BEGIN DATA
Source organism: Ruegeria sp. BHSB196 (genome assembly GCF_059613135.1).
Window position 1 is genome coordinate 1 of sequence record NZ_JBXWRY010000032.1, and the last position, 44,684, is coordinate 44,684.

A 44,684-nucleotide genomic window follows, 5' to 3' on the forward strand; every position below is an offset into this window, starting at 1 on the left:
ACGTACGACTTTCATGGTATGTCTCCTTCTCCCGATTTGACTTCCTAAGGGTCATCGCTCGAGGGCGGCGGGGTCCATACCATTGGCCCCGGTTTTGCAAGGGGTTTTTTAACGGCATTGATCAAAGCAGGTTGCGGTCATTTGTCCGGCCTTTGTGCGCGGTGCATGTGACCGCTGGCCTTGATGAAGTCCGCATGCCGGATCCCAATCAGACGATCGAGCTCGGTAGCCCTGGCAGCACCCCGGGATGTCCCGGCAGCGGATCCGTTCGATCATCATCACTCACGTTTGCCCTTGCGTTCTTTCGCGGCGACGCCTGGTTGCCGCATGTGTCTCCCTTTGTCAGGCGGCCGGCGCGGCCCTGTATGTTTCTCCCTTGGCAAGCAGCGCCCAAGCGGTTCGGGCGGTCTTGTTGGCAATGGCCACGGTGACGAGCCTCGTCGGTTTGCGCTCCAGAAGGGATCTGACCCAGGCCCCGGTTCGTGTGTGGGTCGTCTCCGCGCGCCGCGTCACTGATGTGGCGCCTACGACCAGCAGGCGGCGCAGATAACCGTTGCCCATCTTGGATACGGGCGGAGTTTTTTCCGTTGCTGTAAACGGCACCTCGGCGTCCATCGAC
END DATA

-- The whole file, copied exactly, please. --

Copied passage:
Source organism: Ruegeria sp. BHSB196 (genome assembly GCF_059613135.1).
Window position 1 is genome coordinate 1 of sequence record NZ_JBXWRY010000032.1, and the last position, 44,684, is coordinate 44,684.

A 44,684-nucleotide genomic window follows, 5' to 3' on the forward strand; every position below is an offset into this window, starting at 1 on the left:
ACGTACGACTTTCATGGTATGTCTCCTTCTCCCGATTTGACTTCCTAAGGGTCATCGCTCGAGGGCGGCGGGGTCCATACCATTGGCCCCGGTTTTGCAAGGGGTTTTTTAACGGCATTGATCAAAGCAGGTTGCGGTCATTTGTCCGGCCTTTGTGCGCGGTGCATGTGACCGCTGGCCTTGATGAAGTCCGCATGCCGGATCCCAATCAGACGATCGAGCTCGGTAGCCCTGGCAGCACCCCGGGATGTCCCGGCAGCGGATCCGTTCGATCATCATCACTCACGTTTGCCCTTGCGTTCTTTCGCGGCGACGCCTGGTTGCCGCATGTGTCTCCCTTTGTCAGGCGGCCGGCGCGGCCCTGTATGTTTCTCCCTTGGCAAGCAGCGCCCAAGCGGTTCGGGCGGTCTTGTTGGCAATGGCCACGGTGACGAGCCTCGTCGGTTTGCGCTCCAGAAGGGATCTGACCCAGGCCCCGGTTCGTGTGTGGGTCGTCTCCGCGCGCCGCGTCACTGATGTGGCGCCTACGACCAGCAGGCGGCGCAGATAACCGTTGCCCATCTTGGATACGGGCGGAGTTTTTTCCGTTGCTGTAAACGGCACCTCGGCGTCCATCGAC